How to Position Your Portfolio When the Fed and Stock Market Investors Differ on Recession Calls

Federal Reserve Chairman Jerome Powell’s optimistic comments about the economy of the united states on Wednesday added to a debate among investors about whether stocks have bottomed out in a bear market.

For one thing, Thursday’s report on the health of the US economy sparked even more confused discourse about where things really stand when it comes to a recession.

The GDP data for the second quarter, which showed the The US economy contracted 0.9% on an annualized basis in the three-month period from April to June, intensified fears that the economy may already have slipped into recession.

Watch: Is the United States in a recession now? Not yet, and this is whatY

On the other hand, the S&P 500 SPX,
It officially entered bear market territory in mid-June and cemented its worst first-half performance since 1970signs that many investors have been pricing in an economic downturn.

Adding to the malaise was the month of June consumer price index that came in especially hot at 9.1%, a maximum of 41 years. It was followed on Friday by the release of the Fed’s preferred monthly inflation gauge, the personal consumption price indexThat doesn’t provide a respite from price pressures in up to four decades.

But the view that the Fed may need to “turn around” and move away from its full list of planned rate hikes through 2023 if the economic outlook worsens has been gaining traction on Wall Street, helping major stock market benchmarks. . in July to book its best month in almost two years.

The strong performance of stocks and other parts of the credit markets in July has led to a torrent of views heading into August, which tells investors why the strategy seems flawedOr not.

“Looking at the moving averages at the stock level in the S&P 500, it would suggest that we are not out of the woods,” Megan Horneman, chief investment officer at Verdence Capital Advisors, said in a note to clients this week. “The S&P 500 just crossed above its 50 day moving average for the first time since April last week. However, only 55% of the stocks in the index are above that average.”

“When you want to indicate ‘all clear,’ that number needs to be higher: 80 or 90%. That’s when it’s clear to all of us if we’ve bottomed out,” Horneman told MarketWatch in a follow-up call on Friday. “That is why I am not convinced that the fund has been fully done. I think there is a possibility of a lot more volatility.”

Read: Whatever you’re feeling about stocks right now is normal bear market pain, and the worst is yet to come.

Are we in a recession?

The central bank has been at pains to remind people that just two quarters of negative growth doesn’t automatically mean the economy is in recession, but one could be “nearly a knockout blow over the next 12 months,” wrote Jim Reid, a Deutsche Bank strategist, in a note on Thursday.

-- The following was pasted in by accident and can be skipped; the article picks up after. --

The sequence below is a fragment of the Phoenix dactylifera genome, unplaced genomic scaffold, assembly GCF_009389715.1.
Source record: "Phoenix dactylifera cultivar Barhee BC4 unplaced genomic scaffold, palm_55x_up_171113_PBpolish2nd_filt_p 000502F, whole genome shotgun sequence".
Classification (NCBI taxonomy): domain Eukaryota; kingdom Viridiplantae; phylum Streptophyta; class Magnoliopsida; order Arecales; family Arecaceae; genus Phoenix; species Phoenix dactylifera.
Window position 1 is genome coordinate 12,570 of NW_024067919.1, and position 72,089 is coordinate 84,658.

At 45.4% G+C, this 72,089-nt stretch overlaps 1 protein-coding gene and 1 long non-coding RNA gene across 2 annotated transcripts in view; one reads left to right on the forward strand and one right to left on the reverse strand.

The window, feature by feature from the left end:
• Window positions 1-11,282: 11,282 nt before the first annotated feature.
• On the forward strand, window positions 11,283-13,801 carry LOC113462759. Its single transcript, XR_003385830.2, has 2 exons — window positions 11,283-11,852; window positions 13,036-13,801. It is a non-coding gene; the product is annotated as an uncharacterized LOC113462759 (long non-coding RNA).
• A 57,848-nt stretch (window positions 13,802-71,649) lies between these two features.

Historical data suggests that since 1947 (see chart below), there have never been two successive negative quarterly GDP results without the National Bureau of Economic Research (NBER), the official documenter of US business cycles, define the period as a recession. “It’s been rare to have negative GDP quarters outside of a recession,” according to Reid.


From Horneman’s perspective, the US has technically already entered a recession after two quarters of declining growth.

Either way, there have been some bright spots for households as paychecks are slashed by inflation. Wages and salaries for civilian workers rose 1.4% in the second quarter and 5.3% for the year ending June, according to data from the US Bureau of Labor Statistics on Friday. A closely watched economic data point next week will be Friday employment report for July. A strong June report fueled optimism that a recession could still be averted.

US Treasury Secretary Janet Yellen said on Thursday the economy has weakened, but remains healthy by many measures compared to previous recessions. He said some slowdown in the economy is needed to help fight inflation.

What the Earnings Show: Consumer Spending

Consumer spending has long been a key driver of the US economy, with corporate earnings of the likes of Apple Inc.
and Amazon
this week bringing joy to investors, even as inflation ripples through the economy.

Bryan Perry, a senior director at Navellier & Associates, said in a Friday note that “one theme continues to emerge from the leading companies that have reported their numbers: demand for their goods and services is healthy,” adding that major trucks, railways, airlines and lodging companies have been reporting strong demand.

As of Friday morning, nearly half of S&P 500 companies had reported a combined earnings growth rate of 7.6%, 76% above Wall Street forecasts, according to data from I/ B/I/O provided by Refinitiv.

Perry also said that “a recession, at least one of any significance that will derail the stock market from violating its long-term uptrend line, seems less likely.”

Horneman has been telling investors to look for areas that seem to have priced in the most downside risk to start putting their dry powder to work.

“At this point, the market has priced in most of the downside risk,” Horneman said.

To kick off August, Friday’s Non-Farm Payroll will be a highly anticipated economic data for the week. But before that, the ISM manufacturing index and the final reading of the manufacturing PMI are due on Monday. Tuesday brings data on vacancies and resignations for June.

All three major US stock indices posted their best monthly gains in July. The benchmark S&P 500 SPX large-cap index,
ended Friday up 1%, while the Dow Jones Industrial Average rose 1.4%, helping both post their biggest monthly gains since November 2020, according to Dow Jones Market Data. The high-tech Nasdaq Composite COMP,
advanced 1.9% on Friday to reach its biggest monthly gain since April 2020.

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